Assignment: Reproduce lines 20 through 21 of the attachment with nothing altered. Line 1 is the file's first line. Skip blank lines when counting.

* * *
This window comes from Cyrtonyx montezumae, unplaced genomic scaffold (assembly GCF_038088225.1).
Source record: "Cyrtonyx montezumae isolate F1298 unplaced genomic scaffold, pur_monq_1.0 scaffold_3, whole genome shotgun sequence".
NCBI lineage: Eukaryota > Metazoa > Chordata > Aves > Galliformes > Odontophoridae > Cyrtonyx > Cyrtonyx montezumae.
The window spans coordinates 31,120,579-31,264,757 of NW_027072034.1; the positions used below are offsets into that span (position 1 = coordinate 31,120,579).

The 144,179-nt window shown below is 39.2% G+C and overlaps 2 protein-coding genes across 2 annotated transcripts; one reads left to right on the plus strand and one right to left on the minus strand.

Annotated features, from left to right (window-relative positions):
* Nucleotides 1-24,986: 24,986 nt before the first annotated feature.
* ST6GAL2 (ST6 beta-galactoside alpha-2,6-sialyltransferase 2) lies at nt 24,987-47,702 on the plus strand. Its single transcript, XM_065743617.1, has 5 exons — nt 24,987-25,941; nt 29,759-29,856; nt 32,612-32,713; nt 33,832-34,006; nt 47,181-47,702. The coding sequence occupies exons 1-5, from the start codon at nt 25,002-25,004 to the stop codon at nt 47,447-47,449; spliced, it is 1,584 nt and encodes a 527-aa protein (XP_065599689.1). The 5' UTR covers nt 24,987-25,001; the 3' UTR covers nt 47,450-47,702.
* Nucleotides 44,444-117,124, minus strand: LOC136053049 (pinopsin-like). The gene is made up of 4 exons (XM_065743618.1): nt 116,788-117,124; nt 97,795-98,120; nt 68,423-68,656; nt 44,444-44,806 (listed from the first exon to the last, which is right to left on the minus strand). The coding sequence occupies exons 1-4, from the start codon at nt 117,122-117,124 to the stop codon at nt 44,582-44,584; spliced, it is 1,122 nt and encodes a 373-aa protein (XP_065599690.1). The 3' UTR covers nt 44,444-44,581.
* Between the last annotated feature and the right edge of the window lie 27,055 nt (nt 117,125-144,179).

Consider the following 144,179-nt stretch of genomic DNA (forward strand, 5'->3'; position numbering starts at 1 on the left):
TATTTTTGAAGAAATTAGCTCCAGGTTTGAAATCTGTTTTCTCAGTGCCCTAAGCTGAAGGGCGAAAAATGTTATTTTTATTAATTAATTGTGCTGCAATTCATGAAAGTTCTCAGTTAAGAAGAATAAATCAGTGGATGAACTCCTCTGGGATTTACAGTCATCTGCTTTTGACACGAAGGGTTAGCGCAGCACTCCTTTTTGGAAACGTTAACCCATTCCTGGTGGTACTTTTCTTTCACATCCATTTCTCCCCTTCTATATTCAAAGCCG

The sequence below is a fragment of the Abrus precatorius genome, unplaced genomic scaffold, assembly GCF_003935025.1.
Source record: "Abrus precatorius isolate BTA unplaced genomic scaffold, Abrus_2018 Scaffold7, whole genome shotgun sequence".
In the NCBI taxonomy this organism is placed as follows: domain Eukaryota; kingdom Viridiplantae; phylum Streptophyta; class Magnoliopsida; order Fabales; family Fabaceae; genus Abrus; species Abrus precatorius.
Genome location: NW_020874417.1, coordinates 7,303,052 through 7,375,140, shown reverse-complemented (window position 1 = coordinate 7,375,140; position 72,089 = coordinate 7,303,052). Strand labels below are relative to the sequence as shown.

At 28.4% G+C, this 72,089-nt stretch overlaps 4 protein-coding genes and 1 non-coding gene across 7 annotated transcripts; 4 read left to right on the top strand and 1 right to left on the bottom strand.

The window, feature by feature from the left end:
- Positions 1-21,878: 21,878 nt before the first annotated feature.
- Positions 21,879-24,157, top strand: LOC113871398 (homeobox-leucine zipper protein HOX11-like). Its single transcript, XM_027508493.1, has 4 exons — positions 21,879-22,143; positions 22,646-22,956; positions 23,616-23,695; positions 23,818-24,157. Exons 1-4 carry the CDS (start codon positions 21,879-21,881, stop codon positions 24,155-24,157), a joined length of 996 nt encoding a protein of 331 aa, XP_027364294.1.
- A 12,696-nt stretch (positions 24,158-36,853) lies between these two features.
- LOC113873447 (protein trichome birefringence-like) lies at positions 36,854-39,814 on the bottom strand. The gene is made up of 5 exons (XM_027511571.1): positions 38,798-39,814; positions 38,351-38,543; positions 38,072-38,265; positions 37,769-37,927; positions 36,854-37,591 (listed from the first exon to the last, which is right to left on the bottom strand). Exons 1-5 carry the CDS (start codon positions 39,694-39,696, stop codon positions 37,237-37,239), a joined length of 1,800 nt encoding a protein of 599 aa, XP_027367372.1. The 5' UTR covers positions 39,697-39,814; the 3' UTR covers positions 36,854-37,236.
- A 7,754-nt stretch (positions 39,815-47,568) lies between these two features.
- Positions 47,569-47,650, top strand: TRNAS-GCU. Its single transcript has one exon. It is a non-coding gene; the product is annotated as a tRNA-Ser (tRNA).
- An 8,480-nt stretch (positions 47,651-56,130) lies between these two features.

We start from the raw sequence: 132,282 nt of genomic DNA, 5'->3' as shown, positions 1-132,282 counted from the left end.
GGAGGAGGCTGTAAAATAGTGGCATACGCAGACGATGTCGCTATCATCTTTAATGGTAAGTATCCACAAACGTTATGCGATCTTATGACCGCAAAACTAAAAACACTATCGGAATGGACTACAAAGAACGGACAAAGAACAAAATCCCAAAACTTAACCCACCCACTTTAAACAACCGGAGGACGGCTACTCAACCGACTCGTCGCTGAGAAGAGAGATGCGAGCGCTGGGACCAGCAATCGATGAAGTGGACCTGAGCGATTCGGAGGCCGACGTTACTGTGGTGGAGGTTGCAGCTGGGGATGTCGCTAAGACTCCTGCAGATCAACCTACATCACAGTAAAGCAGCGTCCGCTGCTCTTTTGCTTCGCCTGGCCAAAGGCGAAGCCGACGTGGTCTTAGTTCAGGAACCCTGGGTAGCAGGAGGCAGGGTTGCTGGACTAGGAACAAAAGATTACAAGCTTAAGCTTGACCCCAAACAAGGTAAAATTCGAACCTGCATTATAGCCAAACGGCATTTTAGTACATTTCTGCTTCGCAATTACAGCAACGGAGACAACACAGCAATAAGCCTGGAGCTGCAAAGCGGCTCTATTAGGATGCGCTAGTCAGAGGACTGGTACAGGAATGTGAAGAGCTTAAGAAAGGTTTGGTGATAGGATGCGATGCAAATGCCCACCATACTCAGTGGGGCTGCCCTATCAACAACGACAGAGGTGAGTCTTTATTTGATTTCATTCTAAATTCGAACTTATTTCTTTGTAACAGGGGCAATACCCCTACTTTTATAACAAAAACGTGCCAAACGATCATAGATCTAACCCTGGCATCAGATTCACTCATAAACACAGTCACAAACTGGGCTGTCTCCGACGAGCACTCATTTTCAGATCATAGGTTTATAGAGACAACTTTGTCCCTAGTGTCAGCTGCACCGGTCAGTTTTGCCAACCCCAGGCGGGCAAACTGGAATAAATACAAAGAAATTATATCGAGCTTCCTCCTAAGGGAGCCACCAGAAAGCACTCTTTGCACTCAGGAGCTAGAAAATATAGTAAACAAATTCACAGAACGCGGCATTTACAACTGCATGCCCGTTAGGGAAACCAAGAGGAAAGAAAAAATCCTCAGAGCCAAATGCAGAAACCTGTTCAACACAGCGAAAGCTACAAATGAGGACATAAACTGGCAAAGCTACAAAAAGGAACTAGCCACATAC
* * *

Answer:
- Positions 21,879-24,157, top strand: LOC113871398 (homeobox-leucine zipper protein HOX11-like). Its single transcript, XM_027508493.1, has 4 exons — positions 21,879-22,143; positions 22,646-22,956; positions 23,616-23,695; positions 23,818-24,157. Exons 1-4 carry the CDS (start codon positions 21,879-21,881, stop codon positions 24,155-24,157), a joined length of 996 nt encoding a protein of 331 aa, XP_027364294.1.
- A 12,696-nt stretch (positions 24,158-36,853) lies between these two features.